10 Common Product Management Mistakes that Could be Slowing Your Progressby@buildwhatmatters
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10 Common Product Management Mistakes that Could be Slowing Your Progress

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Rajesh Nerlikar & Ben Foster: 10 Common Product Management Dysfunctions that could be Slowing your progress. They list the top ten dysfunctions in product management from their perspective. These include the Hamster Wheel, the Ivory Tower, the Counting House, the Science Lab and the feature factory of features. The Ivory Tower is a trap where product teams become so removed, so far above, the customers that they start thinking they know their customers better than the customers know themselves.

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We see hard-working product teams struggling all the time, even under the best of conditions. Often, it’s not due to a deficiency or lack of skill within the team. Rather, the team has fallen into one—or more—of the most common dysfunctions in product management. 

These dysfunctions are so prevalent that almost everyone who has worked in product management will have struggled with them at one point or another. That makes it even more important to understand what these dysfunctions are, so you can avoid them.

Here are the top ten dysfunctions in product management from our perspective. 

Dysfunction #1: The Hamster Wheel—A Focus on Output Over Outcomes

On a hamster wheel, all that matters is continuing to run, even though you’re not getting anywhere. Similarly, sometimes product teams are almost entirely focused on output—hitting deadlines—with little regard for the outcome. 

Compare these two questions, and you’ll see the difference in perspective.

  • Did you ship that feature on time? (output-oriented)
  • Did that feature deliver value to customers and grow revenue? (outcome-oriented)

What’s the use of shipping a feature on time if no customer wants or is willing to pay for it?

To escape the hamster wheel, focus on outcomes, not outputs.

Dysfunction #2: The Counting House—An Obsession with Internal Metrics

In the counting house, the focus is entirely on internal metrics with no regard for customer success. Many product teams become obsessed with internal metrics like revenue growth, monthly active users, and customer retention. 

The truth is, most internal metrics are trailing indicators of a product’s success, and therefore shouldn’t be the primary focus of product management.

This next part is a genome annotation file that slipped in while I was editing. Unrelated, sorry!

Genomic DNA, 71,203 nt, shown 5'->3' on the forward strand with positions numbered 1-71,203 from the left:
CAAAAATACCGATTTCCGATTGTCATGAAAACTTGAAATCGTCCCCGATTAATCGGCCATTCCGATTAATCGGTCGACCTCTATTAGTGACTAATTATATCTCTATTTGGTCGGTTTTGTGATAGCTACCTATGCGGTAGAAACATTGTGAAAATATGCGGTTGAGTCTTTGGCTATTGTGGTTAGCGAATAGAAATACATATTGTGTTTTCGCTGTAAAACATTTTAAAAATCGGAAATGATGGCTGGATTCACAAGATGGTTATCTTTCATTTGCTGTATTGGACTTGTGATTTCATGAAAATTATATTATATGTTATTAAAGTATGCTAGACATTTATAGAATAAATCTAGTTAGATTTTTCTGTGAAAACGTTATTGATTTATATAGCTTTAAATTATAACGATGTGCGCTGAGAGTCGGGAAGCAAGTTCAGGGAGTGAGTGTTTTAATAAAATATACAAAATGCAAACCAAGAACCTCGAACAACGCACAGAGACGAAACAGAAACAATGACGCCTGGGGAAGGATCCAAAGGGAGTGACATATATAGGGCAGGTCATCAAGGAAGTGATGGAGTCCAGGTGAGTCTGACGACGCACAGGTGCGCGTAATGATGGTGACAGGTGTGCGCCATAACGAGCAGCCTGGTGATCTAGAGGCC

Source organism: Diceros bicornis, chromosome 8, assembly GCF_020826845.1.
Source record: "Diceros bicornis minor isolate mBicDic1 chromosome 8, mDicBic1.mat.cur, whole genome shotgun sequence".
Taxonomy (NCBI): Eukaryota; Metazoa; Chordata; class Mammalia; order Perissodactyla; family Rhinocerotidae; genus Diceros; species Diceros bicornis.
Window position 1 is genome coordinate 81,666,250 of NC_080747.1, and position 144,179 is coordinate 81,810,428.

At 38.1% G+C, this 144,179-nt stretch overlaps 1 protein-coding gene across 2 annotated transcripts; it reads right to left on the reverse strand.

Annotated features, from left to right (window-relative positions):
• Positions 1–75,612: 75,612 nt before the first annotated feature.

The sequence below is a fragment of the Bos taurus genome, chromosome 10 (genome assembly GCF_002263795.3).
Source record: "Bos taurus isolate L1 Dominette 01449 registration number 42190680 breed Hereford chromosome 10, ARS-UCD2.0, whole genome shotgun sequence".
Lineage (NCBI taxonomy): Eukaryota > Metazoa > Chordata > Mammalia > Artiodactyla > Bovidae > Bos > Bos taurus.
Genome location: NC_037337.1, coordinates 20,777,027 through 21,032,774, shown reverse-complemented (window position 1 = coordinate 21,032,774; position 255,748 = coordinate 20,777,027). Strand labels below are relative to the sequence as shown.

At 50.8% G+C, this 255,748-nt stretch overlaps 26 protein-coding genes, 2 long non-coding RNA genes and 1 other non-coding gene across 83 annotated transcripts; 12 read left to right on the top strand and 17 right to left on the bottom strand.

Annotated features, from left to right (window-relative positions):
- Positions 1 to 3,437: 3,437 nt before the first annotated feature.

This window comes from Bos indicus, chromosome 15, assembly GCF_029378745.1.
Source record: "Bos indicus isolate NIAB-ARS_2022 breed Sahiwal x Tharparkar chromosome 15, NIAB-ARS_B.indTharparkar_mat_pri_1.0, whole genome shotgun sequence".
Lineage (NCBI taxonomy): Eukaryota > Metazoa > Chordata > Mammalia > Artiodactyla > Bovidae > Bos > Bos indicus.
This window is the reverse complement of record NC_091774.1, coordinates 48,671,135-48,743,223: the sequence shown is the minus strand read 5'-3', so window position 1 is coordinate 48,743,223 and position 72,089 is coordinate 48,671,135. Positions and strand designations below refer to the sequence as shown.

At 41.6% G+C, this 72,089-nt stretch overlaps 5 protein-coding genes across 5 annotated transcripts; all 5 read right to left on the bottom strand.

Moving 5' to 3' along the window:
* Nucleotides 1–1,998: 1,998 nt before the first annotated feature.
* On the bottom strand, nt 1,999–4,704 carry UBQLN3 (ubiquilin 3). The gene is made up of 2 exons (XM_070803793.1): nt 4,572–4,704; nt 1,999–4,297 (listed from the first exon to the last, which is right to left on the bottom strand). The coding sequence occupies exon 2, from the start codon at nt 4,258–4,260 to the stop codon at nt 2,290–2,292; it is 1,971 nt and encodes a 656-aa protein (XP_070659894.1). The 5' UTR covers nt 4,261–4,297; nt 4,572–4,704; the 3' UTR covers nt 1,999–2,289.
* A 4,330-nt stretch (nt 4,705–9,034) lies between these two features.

It’s far better to answer the question, “How can we effectively deliver greater value to our customers?” If you can answer that question and create a good business model around the answer, your internal metrics will almost always follow suit.

Dysfunction #3: The Ivory Tower—A Lack of Customer Research

In the ivory tower, product teams become so removed, so far above, the customers that they start thinking they know their customers better than the customers know themselves. Consequently, they never really talk to their customers, which means they risk building a product no one wants or needs. 

This can also lead to mistrust between product management and other departments. Product management feels like they’re building the right product (though they may not be), so when the product doesn’t perform well, they assume the fault lies elsewhere. 

The ivory tower is a trap. Stay on the ground with your customers. 

Dysfunction #4: The Science Lab—Optimization to the Exclusion of All Else

In the science lab, product teams tend to focus all of their efforts on highly measurable yet superficial improvements to their product. Collectively, these small-scale optimizations don’t do much to innovate or add customer value.

For more and more companies, optimization has become the be-all and end-all rather than a facet of a balanced product development roadmap. The assumption is that making improvements to existing solutions is the one thing that will drive results, but even effective optimizations can’t take the place of real innovation. 

Sometimes you need new solutions, not optimizations.